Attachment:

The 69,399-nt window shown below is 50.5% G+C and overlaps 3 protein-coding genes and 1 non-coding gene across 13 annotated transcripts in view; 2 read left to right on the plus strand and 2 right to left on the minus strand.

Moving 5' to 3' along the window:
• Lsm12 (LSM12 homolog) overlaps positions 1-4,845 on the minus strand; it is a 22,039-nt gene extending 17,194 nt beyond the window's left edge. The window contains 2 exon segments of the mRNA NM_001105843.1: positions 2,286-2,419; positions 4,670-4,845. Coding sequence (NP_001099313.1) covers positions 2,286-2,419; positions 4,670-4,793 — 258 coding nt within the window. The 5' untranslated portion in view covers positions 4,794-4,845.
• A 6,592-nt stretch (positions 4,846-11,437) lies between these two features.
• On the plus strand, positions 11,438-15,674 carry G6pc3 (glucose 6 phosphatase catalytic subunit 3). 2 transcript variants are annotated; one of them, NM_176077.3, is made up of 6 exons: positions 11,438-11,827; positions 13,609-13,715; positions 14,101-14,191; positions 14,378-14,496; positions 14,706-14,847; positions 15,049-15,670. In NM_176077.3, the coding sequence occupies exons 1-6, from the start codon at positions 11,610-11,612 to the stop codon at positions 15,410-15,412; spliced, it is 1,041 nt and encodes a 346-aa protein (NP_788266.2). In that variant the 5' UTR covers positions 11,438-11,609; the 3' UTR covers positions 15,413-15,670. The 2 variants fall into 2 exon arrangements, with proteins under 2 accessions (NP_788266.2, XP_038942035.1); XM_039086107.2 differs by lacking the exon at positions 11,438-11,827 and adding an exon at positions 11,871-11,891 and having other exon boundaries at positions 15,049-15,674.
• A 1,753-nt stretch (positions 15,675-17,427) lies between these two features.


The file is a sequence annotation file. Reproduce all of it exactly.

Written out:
The 69,399-nt window shown below is 50.5% G+C and overlaps 3 protein-coding genes and 1 non-coding gene across 13 annotated transcripts in view; 2 read left to right on the plus strand and 2 right to left on the minus strand.

Moving 5' to 3' along the window:
• Lsm12 (LSM12 homolog) overlaps positions 1-4,845 on the minus strand; it is a 22,039-nt gene extending 17,194 nt beyond the window's left edge. The window contains 2 exon segments of the mRNA NM_001105843.1: positions 2,286-2,419; positions 4,670-4,845. Coding sequence (NP_001099313.1) covers positions 2,286-2,419; positions 4,670-4,793 — 258 coding nt within the window. The 5' untranslated portion in view covers positions 4,794-4,845.
• A 6,592-nt stretch (positions 4,846-11,437) lies between these two features.
• On the plus strand, positions 11,438-15,674 carry G6pc3 (glucose 6 phosphatase catalytic subunit 3). 2 transcript variants are annotated; one of them, NM_176077.3, is made up of 6 exons: positions 11,438-11,827; positions 13,609-13,715; positions 14,101-14,191; positions 14,378-14,496; positions 14,706-14,847; positions 15,049-15,670. In NM_176077.3, the coding sequence occupies exons 1-6, from the start codon at positions 11,610-11,612 to the stop codon at positions 15,410-15,412; spliced, it is 1,041 nt and encodes a 346-aa protein (NP_788266.2). In that variant the 5' UTR covers positions 11,438-11,609; the 3' UTR covers positions 15,413-15,670. The 2 variants fall into 2 exon arrangements, with proteins under 2 accessions (NP_788266.2, XP_038942035.1); XM_039086107.2 differs by lacking the exon at positions 11,438-11,827 and adding an exon at positions 11,871-11,891 and having other exon boundaries at positions 15,049-15,674.
• A 1,753-nt stretch (positions 15,675-17,427) lies between these two features.